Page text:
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Breaking news in the algorithmic/arithmetic world!

Integer multiplication in time O(n · log n). [1]

It means you can multiply two n-bits integer using roughly n log n operations. It's a *very* important problem because a lot of mathematical software rely on efficient integer multiplication.

It breaks the last best known algorithm [2] (Schönhage–Strassen), that was in O(n · log n · log log n)

[1] https://hal.archives-ouvertes.fr/hal-02070778/document

[2] https://en.wikipedia.org/wiki/Sch%C3%B6nhage%E2%80%93Strassen_algorithm

@erou

But, most importantly, this asymptotic can ve memorized more easily!…

And, if seriously, one question right away: what about hardware, can it be translated into the number of gates?

@amiloradovsky

I have no idea, this is something I know nothing about, sorry! 😅

"The main results of this paper also hold in the Boolean circuit model [40, Sec. 9.3], with essentially the same proofs." 👍

@erou neat!!!

@erou log log n is practically 1, tho :-P

I wonder how the coefficients compare for actual uses.

@varx

Yep that's still an open question. In the paper they explicitly say that they were interested in the theoretical complexity!

Go on and make the comparisons 😎!

@erou

>breaking

I'm just glad it doesn't break any crypto.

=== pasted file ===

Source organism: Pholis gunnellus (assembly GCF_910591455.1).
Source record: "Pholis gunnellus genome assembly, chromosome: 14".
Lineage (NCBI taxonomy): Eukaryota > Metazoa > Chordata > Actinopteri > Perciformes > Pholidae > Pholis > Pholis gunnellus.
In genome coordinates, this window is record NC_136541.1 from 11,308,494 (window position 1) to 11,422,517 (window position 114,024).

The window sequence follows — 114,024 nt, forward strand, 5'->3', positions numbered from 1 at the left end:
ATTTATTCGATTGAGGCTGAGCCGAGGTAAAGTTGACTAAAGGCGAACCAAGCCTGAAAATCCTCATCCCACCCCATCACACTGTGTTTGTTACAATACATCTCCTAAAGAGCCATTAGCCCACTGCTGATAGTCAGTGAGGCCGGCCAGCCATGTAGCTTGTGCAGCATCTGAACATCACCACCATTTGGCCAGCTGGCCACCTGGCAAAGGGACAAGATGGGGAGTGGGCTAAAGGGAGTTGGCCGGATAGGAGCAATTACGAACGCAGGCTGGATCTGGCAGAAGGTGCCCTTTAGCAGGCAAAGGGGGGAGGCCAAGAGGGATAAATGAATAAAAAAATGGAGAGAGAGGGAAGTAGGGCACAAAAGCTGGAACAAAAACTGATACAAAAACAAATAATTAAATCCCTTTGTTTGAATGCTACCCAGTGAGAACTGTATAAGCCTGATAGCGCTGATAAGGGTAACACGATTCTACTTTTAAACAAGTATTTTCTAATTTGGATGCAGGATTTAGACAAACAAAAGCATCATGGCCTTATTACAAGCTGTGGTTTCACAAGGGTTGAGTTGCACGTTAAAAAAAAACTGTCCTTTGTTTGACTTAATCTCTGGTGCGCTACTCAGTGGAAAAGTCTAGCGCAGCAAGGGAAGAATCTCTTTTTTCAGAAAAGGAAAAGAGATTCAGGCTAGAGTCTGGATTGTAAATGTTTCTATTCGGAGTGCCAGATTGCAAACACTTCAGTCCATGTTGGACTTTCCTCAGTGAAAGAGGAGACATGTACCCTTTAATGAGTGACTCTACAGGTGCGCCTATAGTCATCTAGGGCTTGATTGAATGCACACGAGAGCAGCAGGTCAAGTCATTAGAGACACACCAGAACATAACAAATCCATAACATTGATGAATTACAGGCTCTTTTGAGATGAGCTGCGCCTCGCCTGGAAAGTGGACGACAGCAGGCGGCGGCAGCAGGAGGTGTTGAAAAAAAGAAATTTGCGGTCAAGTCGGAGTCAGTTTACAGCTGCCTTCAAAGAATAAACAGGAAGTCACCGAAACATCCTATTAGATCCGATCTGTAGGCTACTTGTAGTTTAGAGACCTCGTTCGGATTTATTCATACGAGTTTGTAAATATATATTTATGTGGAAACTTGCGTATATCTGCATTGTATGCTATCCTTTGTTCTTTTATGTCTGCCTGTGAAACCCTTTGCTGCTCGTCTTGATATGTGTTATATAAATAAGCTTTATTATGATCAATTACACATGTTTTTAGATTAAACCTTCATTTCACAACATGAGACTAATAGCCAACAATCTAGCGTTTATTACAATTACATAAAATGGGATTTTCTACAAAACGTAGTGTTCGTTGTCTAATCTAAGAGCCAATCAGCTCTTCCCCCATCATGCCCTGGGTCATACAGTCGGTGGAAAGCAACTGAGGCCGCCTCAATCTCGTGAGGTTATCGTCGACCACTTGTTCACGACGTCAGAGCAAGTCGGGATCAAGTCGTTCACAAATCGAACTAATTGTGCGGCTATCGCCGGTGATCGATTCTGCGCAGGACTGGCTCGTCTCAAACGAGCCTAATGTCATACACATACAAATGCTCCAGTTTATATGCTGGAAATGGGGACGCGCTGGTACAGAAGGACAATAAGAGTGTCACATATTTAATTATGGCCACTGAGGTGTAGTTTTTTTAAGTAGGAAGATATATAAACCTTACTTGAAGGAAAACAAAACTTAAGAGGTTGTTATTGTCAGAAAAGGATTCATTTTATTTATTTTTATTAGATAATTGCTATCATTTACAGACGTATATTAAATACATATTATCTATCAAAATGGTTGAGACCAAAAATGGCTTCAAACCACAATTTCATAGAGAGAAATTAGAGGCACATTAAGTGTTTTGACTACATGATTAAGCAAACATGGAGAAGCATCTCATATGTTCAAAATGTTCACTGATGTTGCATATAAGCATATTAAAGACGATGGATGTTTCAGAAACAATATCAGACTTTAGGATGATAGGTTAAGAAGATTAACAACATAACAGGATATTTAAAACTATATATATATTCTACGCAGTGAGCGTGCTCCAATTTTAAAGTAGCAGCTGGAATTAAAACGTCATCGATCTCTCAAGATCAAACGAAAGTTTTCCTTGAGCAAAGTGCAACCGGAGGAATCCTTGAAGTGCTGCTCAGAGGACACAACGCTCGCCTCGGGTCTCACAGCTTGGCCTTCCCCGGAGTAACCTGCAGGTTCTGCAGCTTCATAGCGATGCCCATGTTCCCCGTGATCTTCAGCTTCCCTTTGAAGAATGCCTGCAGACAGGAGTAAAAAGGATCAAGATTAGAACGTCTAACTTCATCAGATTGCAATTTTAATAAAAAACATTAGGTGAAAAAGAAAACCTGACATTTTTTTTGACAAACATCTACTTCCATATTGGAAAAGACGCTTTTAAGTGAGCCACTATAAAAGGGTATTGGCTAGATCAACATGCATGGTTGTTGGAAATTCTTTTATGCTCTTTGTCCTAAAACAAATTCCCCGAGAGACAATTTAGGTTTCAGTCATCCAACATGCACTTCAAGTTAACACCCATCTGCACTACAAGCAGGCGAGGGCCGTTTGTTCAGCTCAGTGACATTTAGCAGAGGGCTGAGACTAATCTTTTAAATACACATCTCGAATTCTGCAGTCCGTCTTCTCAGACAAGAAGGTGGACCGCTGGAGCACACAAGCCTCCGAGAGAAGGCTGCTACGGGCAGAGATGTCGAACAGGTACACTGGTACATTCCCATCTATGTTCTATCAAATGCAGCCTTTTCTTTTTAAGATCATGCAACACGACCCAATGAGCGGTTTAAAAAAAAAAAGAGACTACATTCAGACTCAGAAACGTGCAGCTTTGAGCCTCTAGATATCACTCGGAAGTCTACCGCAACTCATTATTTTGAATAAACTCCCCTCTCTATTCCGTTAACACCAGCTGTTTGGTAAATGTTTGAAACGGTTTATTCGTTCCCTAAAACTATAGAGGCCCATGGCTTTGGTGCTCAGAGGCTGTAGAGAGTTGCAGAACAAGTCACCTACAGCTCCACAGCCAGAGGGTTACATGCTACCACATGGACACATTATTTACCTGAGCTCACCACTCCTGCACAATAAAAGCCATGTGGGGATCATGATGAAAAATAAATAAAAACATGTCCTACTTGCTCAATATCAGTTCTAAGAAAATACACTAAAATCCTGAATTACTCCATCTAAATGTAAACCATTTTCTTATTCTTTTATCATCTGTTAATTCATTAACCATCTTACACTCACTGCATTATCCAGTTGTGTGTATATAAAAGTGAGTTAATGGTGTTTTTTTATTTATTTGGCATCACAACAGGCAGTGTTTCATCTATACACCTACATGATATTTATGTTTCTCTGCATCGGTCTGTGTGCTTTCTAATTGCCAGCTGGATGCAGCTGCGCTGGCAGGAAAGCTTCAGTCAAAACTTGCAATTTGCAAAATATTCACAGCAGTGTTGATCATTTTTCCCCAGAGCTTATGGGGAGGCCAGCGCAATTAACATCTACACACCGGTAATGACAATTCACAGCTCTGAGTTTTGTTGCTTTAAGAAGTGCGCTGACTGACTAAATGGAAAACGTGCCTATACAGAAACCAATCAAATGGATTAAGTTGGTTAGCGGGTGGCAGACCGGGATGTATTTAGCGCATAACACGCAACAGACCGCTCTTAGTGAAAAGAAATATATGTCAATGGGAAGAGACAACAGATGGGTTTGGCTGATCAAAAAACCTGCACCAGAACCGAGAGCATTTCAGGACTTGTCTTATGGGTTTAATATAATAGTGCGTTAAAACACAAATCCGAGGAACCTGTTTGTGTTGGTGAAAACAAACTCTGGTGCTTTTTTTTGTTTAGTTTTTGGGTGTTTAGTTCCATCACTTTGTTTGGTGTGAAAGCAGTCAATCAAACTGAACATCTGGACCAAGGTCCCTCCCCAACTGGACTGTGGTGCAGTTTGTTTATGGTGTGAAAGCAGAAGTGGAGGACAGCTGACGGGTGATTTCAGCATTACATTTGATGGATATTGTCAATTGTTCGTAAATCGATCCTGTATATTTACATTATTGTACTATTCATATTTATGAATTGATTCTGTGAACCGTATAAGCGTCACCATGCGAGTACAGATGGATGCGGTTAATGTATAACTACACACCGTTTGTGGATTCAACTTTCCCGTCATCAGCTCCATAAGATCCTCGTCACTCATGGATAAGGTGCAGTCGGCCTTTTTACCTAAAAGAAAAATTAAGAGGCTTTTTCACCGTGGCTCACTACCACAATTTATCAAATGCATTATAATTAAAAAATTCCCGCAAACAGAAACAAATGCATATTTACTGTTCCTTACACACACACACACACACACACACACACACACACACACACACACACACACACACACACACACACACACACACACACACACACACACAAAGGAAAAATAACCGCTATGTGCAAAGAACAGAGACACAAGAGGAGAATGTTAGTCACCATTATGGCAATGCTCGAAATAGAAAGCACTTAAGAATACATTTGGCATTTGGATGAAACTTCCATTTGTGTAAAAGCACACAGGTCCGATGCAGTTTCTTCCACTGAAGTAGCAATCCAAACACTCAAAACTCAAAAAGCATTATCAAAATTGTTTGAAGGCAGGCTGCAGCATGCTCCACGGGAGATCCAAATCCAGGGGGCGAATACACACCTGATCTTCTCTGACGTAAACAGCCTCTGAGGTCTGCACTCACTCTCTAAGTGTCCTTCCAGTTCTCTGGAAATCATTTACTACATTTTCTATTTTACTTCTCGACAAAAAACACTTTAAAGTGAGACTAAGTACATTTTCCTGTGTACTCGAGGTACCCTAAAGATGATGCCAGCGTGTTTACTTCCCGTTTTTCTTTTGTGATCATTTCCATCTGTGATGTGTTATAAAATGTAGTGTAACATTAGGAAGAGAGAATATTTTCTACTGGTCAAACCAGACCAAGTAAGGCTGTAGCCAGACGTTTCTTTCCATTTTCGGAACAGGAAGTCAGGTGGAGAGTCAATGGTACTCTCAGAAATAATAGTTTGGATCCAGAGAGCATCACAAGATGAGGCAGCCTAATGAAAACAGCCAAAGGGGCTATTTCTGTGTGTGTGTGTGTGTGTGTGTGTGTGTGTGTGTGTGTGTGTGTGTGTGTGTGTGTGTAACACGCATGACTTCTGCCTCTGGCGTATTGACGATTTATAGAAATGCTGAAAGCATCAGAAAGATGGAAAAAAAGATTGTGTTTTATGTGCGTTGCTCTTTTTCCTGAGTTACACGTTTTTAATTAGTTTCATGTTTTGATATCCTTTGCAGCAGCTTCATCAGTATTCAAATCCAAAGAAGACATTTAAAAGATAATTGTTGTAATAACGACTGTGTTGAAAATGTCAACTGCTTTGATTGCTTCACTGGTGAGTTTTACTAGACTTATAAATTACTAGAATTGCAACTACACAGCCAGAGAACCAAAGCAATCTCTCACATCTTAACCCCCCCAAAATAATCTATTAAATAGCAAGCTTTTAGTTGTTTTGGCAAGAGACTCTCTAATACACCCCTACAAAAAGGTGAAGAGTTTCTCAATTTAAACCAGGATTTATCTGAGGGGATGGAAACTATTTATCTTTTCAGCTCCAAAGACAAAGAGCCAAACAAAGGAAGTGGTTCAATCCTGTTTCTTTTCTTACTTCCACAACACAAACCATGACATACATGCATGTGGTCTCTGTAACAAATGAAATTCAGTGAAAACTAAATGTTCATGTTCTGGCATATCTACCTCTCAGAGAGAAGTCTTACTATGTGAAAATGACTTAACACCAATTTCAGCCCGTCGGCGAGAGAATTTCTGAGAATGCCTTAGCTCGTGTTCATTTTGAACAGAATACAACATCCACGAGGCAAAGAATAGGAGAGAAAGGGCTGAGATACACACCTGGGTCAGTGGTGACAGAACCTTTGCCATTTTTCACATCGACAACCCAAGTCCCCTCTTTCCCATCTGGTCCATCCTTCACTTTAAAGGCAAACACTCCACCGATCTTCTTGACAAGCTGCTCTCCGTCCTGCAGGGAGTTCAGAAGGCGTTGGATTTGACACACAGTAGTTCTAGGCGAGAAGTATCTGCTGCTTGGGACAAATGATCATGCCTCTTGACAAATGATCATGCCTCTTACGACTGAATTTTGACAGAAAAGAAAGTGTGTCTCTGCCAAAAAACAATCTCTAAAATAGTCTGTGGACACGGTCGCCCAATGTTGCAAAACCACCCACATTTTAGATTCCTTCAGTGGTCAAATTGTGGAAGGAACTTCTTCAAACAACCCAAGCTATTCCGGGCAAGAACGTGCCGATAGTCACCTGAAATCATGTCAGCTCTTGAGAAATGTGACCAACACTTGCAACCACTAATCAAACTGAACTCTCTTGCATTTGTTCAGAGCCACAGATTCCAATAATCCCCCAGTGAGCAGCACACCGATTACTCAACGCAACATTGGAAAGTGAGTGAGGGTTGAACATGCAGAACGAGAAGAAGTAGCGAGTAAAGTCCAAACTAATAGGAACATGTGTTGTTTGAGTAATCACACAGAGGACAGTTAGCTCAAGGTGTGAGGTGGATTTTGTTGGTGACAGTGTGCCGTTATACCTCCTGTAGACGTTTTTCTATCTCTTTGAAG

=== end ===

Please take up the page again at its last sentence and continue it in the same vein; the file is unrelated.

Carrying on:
Depending on the actual practical efficiency of the algorithm, it could help to break some factorization or discrete logarithms records I guess!

It's a speedup of log log n.

For n = 2^4096, log n = 4096, n = 12.

Getting 12 times faster is fortunately not a significant threat. I bet you could get this much speedup, or more, by eg. switching from general-purpose computers to ASICs.

@Wolf480pl A factor 12 is a big deal when you need years of computations, it saves you a lot of money/time/electricty. Also, the constant hiding in the big O notation could potentially be smaller in O(n log n) than in the previous O (n log n log log n), making the speedup even greater.

I am not saying that it is sufficient to break cryptosystems though, the gap is too huge for that!

@Wolf480pl Well the O(n log n) algorithm was surprising in itself.

At this point the practicality of the algorithm is still unknown, so we can only speculate 🙂

redbird@redbird@lor.sh@erou Wow!